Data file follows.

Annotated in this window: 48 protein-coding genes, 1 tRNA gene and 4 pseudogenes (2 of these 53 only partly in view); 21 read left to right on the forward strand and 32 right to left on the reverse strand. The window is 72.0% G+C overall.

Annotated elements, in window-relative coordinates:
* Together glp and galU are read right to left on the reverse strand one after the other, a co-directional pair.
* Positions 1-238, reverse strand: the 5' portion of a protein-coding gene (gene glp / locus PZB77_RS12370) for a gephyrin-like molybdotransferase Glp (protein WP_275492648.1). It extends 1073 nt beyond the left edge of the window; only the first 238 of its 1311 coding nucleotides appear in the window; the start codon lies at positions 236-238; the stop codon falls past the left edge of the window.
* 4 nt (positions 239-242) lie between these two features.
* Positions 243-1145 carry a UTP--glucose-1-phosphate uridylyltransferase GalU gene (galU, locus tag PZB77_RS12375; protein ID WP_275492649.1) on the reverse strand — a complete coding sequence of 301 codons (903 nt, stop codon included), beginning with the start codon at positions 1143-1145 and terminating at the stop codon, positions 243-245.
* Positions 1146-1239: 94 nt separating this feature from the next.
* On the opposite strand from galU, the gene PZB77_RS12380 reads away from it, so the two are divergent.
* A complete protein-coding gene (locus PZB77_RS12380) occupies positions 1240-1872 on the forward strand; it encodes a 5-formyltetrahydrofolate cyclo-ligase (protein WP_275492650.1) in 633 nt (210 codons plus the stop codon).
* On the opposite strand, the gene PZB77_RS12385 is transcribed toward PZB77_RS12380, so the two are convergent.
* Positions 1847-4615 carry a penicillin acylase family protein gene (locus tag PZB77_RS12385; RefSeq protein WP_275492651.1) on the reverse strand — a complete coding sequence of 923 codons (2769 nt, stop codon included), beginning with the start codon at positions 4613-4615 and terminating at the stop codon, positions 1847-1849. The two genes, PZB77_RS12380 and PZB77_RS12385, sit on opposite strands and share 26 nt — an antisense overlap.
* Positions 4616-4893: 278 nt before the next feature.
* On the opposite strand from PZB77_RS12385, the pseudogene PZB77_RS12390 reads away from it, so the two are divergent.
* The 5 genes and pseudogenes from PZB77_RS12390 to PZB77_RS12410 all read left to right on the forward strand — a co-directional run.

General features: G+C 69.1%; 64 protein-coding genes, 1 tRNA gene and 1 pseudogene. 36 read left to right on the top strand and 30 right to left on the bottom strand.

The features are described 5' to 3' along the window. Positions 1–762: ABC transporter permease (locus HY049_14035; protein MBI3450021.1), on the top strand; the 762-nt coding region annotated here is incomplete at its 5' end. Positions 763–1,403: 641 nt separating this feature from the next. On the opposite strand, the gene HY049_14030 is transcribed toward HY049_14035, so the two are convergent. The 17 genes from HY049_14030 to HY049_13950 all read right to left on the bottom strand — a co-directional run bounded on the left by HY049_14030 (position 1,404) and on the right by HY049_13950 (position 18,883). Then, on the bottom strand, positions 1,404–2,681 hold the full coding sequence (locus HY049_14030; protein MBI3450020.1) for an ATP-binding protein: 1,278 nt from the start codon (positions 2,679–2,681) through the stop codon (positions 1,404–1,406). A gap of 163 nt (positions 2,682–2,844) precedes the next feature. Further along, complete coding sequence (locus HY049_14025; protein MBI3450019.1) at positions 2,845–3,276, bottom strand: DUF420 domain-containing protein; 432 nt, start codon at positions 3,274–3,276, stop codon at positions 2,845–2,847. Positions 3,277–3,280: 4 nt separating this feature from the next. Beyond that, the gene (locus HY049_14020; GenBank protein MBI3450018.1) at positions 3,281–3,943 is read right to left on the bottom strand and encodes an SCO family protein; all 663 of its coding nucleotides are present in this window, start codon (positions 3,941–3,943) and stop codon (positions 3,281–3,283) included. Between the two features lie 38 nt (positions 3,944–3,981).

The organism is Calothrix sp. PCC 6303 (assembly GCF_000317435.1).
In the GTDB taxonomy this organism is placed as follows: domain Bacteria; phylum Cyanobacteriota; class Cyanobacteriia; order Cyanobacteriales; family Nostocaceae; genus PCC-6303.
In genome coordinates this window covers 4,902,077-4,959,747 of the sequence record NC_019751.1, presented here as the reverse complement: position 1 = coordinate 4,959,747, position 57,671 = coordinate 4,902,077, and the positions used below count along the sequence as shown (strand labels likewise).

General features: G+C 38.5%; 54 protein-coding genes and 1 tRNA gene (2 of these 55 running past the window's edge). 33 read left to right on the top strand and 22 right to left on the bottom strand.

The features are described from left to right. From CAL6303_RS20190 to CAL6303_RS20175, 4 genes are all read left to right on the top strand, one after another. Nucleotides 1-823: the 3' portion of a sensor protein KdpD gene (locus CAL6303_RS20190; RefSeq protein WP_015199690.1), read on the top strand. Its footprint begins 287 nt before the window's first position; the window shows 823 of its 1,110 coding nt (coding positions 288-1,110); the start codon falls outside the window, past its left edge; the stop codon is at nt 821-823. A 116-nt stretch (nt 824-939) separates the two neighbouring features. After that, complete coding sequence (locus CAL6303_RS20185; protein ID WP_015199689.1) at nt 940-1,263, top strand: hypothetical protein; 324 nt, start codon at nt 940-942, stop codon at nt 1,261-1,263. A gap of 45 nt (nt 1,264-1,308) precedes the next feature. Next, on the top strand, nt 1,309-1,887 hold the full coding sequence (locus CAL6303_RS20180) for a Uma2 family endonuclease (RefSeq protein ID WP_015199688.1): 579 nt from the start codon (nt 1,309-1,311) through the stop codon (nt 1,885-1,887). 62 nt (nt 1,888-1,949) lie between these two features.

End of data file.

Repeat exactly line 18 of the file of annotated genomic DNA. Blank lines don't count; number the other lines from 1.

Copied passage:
In the GTDB taxonomy this organism is placed as follows: domain Bacteria; phylum Cyanobacteriota; class Cyanobacteriia; order Cyanobacteriales; family Nostocaceae; genus PCC-6303.